The Army has been allocated a total of 17,879.28 crore as capital budget compared to 15,750.30 crore in the revenue estimates (RE) of last year, an increase of about 2,129 crore. Under the heads: aircraft and aero engines, heavy- and medium-vehicles, and other equipment which constitute the heads under which most capital procurement is done, the Army has been allocated only 13,311 crore (approximately $2.7 billion) and considering the high inflationary trends and unfavourable exchange rate regime, and the fact that more than 60 per cent would go for paying committed liabilities, it would leave 5,324.4 crore for new procurements which is meagre considering that even the Eleventh Five Year Plan (2008 to 2012) procurements have not fructified. Added to this is the incredibly slow and complicated procurement procedure in which any agency of the government (there are more than 20 such agencies apart from Service Headquarters) involved in the procurement process can stymie the entire process through their observations and noting on the file.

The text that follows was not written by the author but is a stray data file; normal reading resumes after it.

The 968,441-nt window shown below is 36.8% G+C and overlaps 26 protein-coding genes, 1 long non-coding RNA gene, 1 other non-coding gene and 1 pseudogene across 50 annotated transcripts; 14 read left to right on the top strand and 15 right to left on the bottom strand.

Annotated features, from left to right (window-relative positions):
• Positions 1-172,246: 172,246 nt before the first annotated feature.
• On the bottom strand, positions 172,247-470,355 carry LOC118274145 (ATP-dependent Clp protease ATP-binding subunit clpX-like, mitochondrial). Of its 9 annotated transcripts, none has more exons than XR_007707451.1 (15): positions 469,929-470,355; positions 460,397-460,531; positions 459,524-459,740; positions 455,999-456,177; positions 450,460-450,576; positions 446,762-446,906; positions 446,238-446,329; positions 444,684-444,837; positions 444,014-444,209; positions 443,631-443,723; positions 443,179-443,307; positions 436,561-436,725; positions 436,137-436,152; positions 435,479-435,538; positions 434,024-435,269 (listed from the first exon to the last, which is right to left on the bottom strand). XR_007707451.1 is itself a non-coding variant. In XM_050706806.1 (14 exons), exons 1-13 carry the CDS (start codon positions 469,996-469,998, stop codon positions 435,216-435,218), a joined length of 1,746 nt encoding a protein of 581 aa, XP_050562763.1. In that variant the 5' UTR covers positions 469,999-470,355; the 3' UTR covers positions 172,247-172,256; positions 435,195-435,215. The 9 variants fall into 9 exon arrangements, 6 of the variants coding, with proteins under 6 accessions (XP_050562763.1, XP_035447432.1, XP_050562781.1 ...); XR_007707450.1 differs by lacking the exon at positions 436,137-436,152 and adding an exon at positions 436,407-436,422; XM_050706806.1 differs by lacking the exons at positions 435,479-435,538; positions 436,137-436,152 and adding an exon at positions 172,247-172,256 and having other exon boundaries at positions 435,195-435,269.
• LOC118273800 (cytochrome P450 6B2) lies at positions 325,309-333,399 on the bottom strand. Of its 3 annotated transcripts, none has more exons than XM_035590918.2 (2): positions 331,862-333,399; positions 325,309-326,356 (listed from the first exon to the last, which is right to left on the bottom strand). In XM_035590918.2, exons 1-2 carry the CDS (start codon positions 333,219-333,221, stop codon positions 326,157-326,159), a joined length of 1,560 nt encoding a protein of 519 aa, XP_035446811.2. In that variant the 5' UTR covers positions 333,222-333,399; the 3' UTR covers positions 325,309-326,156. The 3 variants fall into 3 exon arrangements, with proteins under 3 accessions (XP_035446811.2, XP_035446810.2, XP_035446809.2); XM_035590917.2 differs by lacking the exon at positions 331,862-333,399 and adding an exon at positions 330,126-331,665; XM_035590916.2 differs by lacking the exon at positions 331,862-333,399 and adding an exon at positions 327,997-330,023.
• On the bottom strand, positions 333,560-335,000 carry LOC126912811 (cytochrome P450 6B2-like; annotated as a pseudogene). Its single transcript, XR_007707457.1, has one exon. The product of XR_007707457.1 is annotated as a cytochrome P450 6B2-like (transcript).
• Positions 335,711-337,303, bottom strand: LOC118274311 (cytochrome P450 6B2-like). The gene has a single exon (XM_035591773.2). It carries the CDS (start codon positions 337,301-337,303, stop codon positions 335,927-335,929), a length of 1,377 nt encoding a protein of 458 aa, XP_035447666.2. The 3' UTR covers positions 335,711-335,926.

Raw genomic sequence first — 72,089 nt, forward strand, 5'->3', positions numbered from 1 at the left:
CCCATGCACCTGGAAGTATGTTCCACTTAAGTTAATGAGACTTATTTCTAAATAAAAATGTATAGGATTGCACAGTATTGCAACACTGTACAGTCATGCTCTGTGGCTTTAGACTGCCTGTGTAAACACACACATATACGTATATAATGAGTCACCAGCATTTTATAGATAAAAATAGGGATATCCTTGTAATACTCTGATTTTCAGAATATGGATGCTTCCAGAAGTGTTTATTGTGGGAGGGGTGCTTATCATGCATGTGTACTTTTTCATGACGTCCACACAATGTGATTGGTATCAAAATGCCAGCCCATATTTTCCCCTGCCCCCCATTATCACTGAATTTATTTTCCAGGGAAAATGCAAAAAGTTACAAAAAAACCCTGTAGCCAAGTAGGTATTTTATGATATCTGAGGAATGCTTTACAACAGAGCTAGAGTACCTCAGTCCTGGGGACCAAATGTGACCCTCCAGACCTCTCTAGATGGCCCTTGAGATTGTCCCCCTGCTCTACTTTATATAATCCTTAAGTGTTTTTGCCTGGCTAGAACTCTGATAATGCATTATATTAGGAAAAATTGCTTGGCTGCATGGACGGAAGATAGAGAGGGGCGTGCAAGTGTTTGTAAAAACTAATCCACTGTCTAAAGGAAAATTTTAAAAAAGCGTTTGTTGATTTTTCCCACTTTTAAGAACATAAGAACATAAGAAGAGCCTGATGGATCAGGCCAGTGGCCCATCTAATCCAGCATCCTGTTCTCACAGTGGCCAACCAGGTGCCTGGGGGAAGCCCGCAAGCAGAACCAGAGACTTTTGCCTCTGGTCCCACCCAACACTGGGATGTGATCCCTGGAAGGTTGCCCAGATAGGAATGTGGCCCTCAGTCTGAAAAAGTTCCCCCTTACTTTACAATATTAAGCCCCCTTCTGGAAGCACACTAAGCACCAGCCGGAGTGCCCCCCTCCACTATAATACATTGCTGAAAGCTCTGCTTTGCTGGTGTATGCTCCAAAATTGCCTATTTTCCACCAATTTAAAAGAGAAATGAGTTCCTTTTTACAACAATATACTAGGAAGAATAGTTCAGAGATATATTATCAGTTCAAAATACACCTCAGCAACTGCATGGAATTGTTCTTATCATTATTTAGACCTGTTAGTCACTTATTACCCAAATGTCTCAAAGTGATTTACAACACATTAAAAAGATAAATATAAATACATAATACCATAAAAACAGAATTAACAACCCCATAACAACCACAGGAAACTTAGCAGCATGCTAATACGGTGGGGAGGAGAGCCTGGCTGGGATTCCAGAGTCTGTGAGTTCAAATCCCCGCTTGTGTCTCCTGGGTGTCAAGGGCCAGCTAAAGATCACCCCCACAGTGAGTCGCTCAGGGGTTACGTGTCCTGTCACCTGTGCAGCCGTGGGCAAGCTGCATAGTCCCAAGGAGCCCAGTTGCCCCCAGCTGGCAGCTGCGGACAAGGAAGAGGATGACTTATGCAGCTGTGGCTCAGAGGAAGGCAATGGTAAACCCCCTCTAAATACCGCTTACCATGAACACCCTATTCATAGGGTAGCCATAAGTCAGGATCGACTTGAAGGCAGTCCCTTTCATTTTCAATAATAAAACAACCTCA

The Army needs to induct various types of new equipment. The list includes new Arjun Mark II tanks and upgradation of its T-72 tank fleet and the infantry combat vehicle (ICV) BMP-2/2K fleet, procurement of about 1,500 Howitzer of 155mm 52-calibre, procurement of 145 ultra-light weight 155mm howitzers for the mountains from BAE Systems, weapon upgrades for air defence units of L-70 guns, ZU-23-2 twin-guns, and ZSU-23-4 Schilka, a lethal and sophisticated assault rifle for its infantry, and 197 light observation helicopters for the Army Aviation to replace the existing fleet of Cheetas and Chetaks and to induct attack and armed helicopters for close support of Army formations in the battlefield.
Additional requirements have to be catered for five new infantry/mountain divisions, out of which two have already been raised for the eastern theatre, for which various types of equipment including infantry weapons, light armour, artillery and small arms are required. Three more infantry divisions are required as a part of the mountain strike corps whose proposal has been accepted by the government. Over the next five to seven years or so, the Army will have to increase its manpower by about 1,20,000 soldiers.